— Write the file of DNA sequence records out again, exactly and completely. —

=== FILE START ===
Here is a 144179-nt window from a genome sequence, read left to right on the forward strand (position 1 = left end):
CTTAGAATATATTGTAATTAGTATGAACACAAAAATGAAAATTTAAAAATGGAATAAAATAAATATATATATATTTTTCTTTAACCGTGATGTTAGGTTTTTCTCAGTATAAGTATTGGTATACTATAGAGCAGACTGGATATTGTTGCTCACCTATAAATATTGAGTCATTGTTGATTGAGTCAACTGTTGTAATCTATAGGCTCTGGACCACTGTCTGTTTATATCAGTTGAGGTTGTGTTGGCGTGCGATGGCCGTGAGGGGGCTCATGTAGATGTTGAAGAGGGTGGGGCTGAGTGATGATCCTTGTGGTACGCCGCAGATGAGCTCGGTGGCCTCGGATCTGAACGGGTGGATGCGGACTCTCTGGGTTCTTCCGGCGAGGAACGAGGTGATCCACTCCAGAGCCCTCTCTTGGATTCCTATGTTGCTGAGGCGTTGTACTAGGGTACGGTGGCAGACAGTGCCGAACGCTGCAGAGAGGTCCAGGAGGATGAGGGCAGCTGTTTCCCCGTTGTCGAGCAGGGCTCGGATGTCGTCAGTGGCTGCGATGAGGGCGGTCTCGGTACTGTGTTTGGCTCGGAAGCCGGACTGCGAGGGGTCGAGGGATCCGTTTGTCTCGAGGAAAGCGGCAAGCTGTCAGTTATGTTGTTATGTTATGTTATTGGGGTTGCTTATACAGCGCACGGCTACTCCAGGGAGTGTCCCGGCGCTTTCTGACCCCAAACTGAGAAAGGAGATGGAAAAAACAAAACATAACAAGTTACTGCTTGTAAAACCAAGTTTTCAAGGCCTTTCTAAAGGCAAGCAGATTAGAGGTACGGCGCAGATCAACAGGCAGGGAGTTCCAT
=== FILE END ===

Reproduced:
Here is a 144179-nt window from a genome sequence, read left to right on the forward strand (position 1 = left end):
CTTAGAATATATTGTAATTAGTATGAACACAAAAATGAAAATTTAAAAATGGAATAAAATAAATATATATATATTTTTCTTTAACCGTGATGTTAGGTTTTTCTCAGTATAAGTATTGGTATACTATAGAGCAGACTGGATATTGTTGCTCACCTATAAATATTGAGTCATTGTTGATTGAGTCAACTGTTGTAATCTATAGGCTCTGGACCACTGTCTGTTTATATCAGTTGAGGTTGTGTTGGCGTGCGATGGCCGTGAGGGGGCTCATGTAGATGTTGAAGAGGGTGGGGCTGAGTGATGATCCTTGTGGTACGCCGCAGATGAGCTCGGTGGCCTCGGATCTGAACGGGTGGATGCGGACTCTCTGGGTTCTTCCGGCGAGGAACGAGGTGATCCACTCCAGAGCCCTCTCTTGGATTCCTATGTTGCTGAGGCGTTGTACTAGGGTACGGTGGCAGACAGTGCCGAACGCTGCAGAGAGGTCCAGGAGGATGAGGGCAGCTGTTTCCCCGTTGTCGAGCAGGGCTCGGATGTCGTCAGTGGCTGCGATGAGGGCGGTCTCGGTACTGTGTTTGGCTCGGAAGCCGGACTGCGAGGGGTCGAGGGATCCGTTTGTCTCGAGGAAAGCGGCAAGCTGTCAGTTATGTTGTTATGTTATGTTATTGGGGTTGCTTATACAGCGCACGGCTACTCCAGGGAGTGTCCCGGCGCTTTCTGACCCCAAACTGAGAAAGGAGATGGAAAAAACAAAACATAACAAGTTACTGCTTGTAAAACCAAGTTTTCAAGGCCTTTCTAAAGGCAAGCAGATTAGAGGTACGGCGCAGATCAACAGGCAGGGAGTTCCAT